Stefanie O’Connor, Human Services

Stephanie O'Connor (right) with mentor Lori Davidson. Photo by Sandi Yanisko

Stephanie O’Connor (right) with mentor Lori Davidson. Photo by Sandi Yanisko

A few years ago Stefanie O’Connor was part of the Montgomery County EARN program, she had five children, three of which were under the age of four, and she was having trouble finding a job.  Going back to school hadn’t been her original plan, but when she found herself at Montgomery County Community College sitting with Lori Davidson, learning about the KEYS program and going through each and every potential degree to find the one that fit her best, O’Connor was inspired.

“I thought it was interesting when I talked to Lori Davidson about her life,” O’Connor revealed, “how she went through the college herself and how she wound up with her job working at the college, I thought it was neat.”

After considering all of the possibilities, O’Connor chose to pursue a degree in Human Services, for a very simple yet very profound reason.

“I was in between criminal justice and human services, but my biggest thing was that I just always wanted to help people.  I knew that I always wanted to help people, I just wasn’t sure how.”

O’Connor, now a member of the Phi Theta Kappa Honor’s Society who graduated with her associate’s degree in May, has had to juggle a busy family life with her academic commitments, and she gives a lot of credit to the KEYS program for helping her to find success.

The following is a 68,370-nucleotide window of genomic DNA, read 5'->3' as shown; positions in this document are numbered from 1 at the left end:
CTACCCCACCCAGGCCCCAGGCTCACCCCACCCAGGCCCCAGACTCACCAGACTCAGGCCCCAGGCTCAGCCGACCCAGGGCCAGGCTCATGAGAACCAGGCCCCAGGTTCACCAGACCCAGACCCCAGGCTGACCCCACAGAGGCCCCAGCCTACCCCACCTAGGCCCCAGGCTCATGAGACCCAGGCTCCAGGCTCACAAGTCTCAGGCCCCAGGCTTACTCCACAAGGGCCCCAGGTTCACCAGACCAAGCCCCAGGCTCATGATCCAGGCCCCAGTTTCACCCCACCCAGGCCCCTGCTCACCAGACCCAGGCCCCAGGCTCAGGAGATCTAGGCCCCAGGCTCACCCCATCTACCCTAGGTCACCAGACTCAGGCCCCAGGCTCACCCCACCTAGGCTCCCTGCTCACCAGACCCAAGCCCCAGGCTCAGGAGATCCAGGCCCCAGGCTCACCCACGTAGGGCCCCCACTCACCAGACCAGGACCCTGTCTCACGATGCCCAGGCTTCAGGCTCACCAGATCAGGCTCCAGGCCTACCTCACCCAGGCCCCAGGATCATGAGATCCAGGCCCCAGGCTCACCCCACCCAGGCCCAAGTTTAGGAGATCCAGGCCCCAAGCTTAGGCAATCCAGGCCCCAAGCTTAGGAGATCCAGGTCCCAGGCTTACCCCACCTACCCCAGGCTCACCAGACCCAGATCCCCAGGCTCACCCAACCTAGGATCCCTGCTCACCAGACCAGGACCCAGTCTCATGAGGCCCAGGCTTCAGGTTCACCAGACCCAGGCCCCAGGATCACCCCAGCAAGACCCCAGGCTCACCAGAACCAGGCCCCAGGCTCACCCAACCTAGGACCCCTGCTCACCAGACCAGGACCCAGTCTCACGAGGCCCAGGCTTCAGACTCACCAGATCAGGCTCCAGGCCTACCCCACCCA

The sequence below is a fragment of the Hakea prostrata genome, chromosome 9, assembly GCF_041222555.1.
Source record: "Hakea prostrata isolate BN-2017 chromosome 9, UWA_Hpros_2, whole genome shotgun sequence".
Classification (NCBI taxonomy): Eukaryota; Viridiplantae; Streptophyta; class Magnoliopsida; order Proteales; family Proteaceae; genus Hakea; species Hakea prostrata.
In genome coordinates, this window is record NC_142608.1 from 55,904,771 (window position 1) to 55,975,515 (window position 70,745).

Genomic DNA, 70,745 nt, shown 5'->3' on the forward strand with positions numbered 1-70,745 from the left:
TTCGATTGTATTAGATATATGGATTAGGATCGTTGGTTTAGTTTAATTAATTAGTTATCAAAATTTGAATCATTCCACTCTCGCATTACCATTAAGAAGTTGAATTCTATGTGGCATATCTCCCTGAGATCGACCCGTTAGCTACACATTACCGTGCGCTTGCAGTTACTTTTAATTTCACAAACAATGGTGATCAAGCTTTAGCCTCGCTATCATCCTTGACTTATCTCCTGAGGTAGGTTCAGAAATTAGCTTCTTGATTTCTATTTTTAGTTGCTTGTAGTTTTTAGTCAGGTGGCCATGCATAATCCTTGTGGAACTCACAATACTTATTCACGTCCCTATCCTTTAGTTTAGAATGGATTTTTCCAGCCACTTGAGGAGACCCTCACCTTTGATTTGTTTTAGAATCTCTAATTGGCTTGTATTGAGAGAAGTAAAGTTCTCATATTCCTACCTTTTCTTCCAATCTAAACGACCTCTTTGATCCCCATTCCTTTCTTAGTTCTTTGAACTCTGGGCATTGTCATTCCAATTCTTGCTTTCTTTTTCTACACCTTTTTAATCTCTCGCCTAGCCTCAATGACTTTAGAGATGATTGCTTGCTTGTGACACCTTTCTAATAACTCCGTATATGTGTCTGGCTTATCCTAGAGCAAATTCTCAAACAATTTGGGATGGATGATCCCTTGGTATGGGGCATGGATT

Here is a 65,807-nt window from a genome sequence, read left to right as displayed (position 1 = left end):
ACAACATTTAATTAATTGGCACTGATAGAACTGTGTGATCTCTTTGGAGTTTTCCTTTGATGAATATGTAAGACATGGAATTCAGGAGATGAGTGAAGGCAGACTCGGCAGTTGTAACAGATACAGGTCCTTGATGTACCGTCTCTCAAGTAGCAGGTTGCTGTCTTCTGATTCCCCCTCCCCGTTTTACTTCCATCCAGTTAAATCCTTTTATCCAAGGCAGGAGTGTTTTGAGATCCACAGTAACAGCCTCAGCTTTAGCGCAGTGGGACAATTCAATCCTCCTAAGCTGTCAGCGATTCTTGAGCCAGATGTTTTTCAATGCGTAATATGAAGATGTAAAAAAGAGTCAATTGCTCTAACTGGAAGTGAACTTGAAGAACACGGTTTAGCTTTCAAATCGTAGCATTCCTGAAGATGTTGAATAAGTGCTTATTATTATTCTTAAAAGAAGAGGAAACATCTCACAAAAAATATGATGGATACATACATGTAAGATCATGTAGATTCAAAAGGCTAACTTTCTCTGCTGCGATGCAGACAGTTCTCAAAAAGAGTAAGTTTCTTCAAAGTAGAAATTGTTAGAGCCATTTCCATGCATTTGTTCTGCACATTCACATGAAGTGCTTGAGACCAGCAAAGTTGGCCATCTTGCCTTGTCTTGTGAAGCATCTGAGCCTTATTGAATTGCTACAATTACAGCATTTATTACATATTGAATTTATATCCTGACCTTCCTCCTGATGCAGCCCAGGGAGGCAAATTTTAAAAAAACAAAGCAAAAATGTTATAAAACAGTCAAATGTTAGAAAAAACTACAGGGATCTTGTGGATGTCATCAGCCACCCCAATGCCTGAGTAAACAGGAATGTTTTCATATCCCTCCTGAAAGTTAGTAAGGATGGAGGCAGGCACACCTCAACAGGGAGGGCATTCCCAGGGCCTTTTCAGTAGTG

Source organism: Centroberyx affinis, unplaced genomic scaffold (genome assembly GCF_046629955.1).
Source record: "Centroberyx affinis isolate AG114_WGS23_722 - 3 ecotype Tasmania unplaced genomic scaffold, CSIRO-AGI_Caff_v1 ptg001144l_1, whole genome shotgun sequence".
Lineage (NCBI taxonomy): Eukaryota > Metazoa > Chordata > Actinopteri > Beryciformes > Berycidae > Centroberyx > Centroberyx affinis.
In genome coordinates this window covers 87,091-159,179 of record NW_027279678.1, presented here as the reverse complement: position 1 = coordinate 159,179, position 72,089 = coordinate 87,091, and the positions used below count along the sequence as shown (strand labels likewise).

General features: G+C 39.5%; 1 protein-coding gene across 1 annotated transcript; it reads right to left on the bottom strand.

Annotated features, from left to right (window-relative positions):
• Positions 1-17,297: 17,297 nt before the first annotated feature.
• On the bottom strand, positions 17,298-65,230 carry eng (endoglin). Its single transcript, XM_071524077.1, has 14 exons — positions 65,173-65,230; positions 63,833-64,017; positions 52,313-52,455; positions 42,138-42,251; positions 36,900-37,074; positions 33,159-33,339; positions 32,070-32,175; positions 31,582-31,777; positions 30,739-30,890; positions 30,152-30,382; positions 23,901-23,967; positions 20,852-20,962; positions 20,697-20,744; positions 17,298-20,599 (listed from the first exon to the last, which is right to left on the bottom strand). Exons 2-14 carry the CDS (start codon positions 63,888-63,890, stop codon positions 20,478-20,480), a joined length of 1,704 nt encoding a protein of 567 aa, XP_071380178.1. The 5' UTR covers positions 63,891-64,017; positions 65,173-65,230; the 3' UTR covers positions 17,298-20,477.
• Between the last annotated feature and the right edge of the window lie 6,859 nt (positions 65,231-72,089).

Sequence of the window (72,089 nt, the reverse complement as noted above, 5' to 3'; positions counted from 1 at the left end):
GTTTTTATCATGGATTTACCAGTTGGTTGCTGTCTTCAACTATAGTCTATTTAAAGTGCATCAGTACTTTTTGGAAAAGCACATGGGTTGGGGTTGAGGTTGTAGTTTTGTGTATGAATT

“For me personally, because I have five kids and one of them is special needs, if I didn’t have the KEYS program backing me up and helping me get through some of the hard times I’ve been through, I don’t know that I would have made it through by myself as a regular college student,” O’Connor admitted.

However through her own self-determination and with the help of college resources, O’Connor has been able to balance the titles of mother and student.

“I was fortunate enough that while I was in the KEYS program they offered you childcare, so the kids were in school all day and in daycare and I could go to school and study in the library and do all of those things,” O’Connor said.  “And then I could come home at the end of the day and I wouldn’t have to worry about schoolwork, because I had all day to do it at school.”

It’s been tougher for O’Connor this semester, as she came out of the KEYS program a few months ago.  But taking online classes and caring for her pre-school age children during the day did not slow down O’Connor’s drive to graduate in May and find a way to help the people around her.

This past January, O’Connor spoke about the KEYS program with potential applicants, sharing some of her own obstacles and the resources made available to students.  With her degree in Human Services, O’Connor would like to take her experience and knowledge of resources beyond the college, to women and children who are struggling.

After completing an internship at the Montgomery County Youth Empowerment Program in Norristown, and community service working primarily with women at the Rolling Hills Social Services Department, O’Connor found her ideal model of service.

“These women, I could help them because some of them were starting where I was, on welfare and having kids and thinking that they couldn’t make it,” O’Connor said.  “I realized if I had somebody when I was in their situation, someone like I am now where I’ve figured out how to get through it and what the resources are, if I could give that to somebody else and they could get moving earlier than I did or just get the confidence in themselves to make it….it would make me feel so good.”

In the present, O’Connor is planning on taking the summer to focus on her family and consider her next step.  The plan is to move forward at Chestnut Hill College, where she will work towards her bachelor’s degree in Human Services.

As far as obstacles go, O’Connor knows how to handle them, and the future is undoubtedly bright for a student who just wants to help others.

~ by Kelly Cox

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